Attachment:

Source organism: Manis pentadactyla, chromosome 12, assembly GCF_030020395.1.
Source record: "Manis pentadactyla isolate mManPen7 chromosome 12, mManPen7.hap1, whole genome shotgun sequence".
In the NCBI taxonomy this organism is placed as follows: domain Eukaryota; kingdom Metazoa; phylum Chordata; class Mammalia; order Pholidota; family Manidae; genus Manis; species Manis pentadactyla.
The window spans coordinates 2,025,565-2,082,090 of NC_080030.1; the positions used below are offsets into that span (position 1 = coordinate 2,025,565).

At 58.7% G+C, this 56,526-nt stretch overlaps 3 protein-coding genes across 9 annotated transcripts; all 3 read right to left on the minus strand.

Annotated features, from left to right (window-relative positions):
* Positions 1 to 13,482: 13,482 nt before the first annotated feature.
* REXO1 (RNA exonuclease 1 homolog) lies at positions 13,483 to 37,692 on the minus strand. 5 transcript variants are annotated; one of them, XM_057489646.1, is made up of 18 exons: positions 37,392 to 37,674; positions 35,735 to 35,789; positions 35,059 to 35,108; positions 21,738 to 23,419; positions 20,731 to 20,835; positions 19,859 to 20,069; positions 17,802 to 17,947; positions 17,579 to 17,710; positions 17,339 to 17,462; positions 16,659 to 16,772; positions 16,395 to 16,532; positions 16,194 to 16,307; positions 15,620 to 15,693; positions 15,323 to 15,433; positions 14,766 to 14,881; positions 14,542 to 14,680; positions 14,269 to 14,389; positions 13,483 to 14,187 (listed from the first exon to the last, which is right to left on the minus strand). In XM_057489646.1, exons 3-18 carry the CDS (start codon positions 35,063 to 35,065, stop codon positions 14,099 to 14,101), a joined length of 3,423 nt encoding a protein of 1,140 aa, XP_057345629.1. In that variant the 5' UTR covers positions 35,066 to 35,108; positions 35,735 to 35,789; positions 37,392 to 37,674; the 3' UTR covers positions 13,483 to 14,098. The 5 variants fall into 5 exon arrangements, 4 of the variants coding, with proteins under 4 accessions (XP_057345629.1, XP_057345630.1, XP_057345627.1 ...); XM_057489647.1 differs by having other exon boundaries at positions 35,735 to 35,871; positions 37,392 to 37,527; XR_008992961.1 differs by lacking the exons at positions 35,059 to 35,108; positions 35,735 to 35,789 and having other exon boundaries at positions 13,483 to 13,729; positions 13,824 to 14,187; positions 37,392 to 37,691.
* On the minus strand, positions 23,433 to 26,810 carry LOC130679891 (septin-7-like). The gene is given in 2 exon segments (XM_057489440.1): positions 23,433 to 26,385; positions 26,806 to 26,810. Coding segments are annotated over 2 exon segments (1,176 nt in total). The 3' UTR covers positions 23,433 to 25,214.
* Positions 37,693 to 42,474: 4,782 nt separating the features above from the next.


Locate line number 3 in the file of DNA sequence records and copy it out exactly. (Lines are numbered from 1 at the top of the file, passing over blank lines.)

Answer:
In the NCBI taxonomy this organism is placed as follows: domain Eukaryota; kingdom Metazoa; phylum Chordata; class Mammalia; order Pholidota; family Manidae; genus Manis; species Manis pentadactyla.